The chemical, called bisphenol A, is one of 60 known "gender-bender" substances - chemicals which can mimic naturally-occurring hormones and which a growing number of scientists believe are affecting wildlife and humans, causing illness and putting fertility at risk.
Professor Frederick vom Saal, of the University of Missouri, said his studies on mice and on human cells kept alive in test tubes had convinced him the intake of bisphenol A that people received in a normal western diet could harm developing male embryos.
He found that when very low concentrations were given to pregnant mice, their male young had a permanently enlarged prostate gland and a 20 per cent drop in sperm counts when they matured. His laboratory and three others had also demonstrated that the chemical caused a hormonal response in cultured human breast tissue cells.
In the foetus, the great majority of naturally-occurring oestrogen molecules circulating in the blood are attached to proteins and as such are unable to enter cells. But, said Professor vom Saal, "We found that bisphenol can bypass this barrier system."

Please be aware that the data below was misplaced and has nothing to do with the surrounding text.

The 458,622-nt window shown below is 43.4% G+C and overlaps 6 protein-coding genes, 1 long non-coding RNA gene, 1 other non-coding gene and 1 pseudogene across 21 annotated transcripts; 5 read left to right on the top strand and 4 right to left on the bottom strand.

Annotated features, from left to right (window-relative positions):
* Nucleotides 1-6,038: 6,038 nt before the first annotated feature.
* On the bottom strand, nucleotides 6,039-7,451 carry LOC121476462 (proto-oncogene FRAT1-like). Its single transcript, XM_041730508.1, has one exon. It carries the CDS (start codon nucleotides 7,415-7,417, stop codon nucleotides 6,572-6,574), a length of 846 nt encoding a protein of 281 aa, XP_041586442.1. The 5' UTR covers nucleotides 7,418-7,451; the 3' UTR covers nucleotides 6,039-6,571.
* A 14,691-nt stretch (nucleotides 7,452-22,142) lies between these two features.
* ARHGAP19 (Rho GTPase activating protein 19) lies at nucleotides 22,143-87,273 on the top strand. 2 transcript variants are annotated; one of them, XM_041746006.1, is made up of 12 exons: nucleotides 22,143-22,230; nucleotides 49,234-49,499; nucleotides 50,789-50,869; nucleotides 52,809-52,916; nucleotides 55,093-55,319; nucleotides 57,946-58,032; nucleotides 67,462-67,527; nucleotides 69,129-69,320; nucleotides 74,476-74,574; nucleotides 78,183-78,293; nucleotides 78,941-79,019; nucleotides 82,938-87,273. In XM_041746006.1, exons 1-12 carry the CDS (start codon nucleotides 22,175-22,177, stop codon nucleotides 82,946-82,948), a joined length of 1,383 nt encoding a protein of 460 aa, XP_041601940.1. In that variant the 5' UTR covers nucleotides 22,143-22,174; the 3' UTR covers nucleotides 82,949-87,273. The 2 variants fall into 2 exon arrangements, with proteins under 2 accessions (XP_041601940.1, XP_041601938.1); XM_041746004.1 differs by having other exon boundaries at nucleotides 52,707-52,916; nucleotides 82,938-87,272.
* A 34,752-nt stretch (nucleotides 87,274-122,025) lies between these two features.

He pointed out that the prostate gland sighted just beyond the bladder, was "the most diseased organ in the human body" with most elderly men experiencing some problems. Anything affecting the embryo which enlarged the developing prostate more then normal should be avoided, he said.
"We now have an animal study which shows that at the level found in our food, bisphenol A will have an impact on the male foetus ... it has to be perceived as a potential risk, especially to pregnant and breast feeding women and their babies," he said.
As well as being used in can linings, the chemical is a building block in a common plastic, polycarbonate, found in compact discs. It is also used as a sealant in dentistry. Professor vom Saal attacked some chemicals and manufacturing companies for refusing to tell health researchers what chemicals they use in their plastics. "Tupperware told me we do not release this information to the public."
He was one of several scientists talking to a conference organised by the Global Legislators' Organisation for a Balanced Environment and the Worldwide Fund For Nature. It was attended by MEPs and parliamentarians from several continents but no British MPs.
Many environmentalists see synthetic chemicals which interfere with hormone systems during the embryonic development of humans and animal species as a major green issue which will come to rival global warming in importance.
They believe the substances are to blame for rising rates of testicular cancer, falling sperm counts and an increase of cases of malformed, under-sized penises and undescended testicles.